Teacher who smiled for mugshot pleads guilty to sex with student
What's the world coming to?
Sarah Madden Fowlkes, 28, submitted her plea Thursday to a Caldwell County judge, who has yet to accept it, according to FOX 29 San Antonio.
The agreement would require Fowlkes to serve four years deferred adjudication, pay a fine and surrender her teacher’s license, according to the report.
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What is Deferred Adjudication in Texas?
In short, Deferred Adjudication is a type of probation. A defendant is placed on a probation for a certain period of time. If the probation is successfully completed, the case is "dismissed." A defendant will enter a guilty plea, but the judge does not find the defendant guilty and instead "defers" the finding of guilt. Pleading guilty for Deferred Adjudication is not considered a conviction under Texas law. A criminal background check will show the arrest for the charge, will show the Deferred Adjudication, but it will not show a conviction.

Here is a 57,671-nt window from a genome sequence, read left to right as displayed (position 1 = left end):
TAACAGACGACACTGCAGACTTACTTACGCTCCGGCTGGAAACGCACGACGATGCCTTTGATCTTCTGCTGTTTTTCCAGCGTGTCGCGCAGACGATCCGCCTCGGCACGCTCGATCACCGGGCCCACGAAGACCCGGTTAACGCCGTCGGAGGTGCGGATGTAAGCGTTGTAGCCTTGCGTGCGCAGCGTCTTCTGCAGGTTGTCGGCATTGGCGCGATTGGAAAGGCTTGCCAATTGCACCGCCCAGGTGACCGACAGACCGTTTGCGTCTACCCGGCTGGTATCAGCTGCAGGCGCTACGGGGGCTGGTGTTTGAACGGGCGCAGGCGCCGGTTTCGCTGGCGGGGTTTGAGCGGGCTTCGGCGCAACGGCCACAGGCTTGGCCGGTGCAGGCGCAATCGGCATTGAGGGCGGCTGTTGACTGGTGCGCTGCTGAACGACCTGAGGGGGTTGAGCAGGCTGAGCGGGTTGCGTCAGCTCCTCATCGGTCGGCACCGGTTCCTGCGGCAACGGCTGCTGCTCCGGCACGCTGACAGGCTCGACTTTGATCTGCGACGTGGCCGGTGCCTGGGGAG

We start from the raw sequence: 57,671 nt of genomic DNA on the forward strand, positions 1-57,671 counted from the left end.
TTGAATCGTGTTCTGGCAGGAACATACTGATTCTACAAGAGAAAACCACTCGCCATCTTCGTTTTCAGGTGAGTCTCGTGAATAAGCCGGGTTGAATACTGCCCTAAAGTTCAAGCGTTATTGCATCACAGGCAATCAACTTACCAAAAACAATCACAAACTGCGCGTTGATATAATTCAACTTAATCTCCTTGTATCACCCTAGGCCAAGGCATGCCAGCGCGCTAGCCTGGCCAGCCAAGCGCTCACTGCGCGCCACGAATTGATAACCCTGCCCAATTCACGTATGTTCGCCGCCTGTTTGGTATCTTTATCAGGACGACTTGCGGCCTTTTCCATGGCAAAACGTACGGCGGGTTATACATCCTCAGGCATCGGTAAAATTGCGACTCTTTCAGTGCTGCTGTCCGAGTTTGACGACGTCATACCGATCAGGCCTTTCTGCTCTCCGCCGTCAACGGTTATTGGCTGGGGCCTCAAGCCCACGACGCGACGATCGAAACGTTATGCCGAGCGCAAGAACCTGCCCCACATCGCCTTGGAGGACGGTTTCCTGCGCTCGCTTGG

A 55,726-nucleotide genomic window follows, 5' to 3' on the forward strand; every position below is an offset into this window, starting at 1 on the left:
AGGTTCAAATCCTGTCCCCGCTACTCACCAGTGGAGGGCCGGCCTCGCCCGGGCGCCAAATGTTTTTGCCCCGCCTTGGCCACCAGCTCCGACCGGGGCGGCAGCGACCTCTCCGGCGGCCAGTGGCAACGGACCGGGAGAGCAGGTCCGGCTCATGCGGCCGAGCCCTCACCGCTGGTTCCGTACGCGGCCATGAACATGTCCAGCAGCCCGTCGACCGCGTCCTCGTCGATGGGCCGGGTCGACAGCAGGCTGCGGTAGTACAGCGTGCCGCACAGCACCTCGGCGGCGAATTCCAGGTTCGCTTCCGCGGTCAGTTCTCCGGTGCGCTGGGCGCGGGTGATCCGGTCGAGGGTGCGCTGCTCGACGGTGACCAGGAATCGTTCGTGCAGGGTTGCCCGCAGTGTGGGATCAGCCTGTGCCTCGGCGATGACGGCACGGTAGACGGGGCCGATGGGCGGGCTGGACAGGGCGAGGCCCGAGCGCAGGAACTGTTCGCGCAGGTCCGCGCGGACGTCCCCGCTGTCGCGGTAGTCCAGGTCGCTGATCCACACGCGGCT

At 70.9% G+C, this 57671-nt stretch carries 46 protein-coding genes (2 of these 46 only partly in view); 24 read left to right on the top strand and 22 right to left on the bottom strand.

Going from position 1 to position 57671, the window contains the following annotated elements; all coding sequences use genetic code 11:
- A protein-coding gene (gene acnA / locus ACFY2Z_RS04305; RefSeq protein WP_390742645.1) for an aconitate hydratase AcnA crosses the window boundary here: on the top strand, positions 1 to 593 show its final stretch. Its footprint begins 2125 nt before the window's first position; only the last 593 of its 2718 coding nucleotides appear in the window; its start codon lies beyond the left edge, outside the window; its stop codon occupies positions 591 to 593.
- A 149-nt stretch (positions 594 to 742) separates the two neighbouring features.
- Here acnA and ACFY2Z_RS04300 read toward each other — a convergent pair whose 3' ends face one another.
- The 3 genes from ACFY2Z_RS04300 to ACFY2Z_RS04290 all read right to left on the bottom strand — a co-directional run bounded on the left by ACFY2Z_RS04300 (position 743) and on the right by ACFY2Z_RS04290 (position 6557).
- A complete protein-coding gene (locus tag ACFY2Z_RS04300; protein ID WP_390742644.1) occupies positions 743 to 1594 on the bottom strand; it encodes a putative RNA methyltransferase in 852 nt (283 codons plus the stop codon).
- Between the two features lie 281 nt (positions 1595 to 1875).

Difference between Deferred Adjudication and "Straight" Probation.
The major difference between Deferred Adjudication probation and regular, or "straight" probation, is that the deferred is not considered a conviction and the straight probation is a conviction.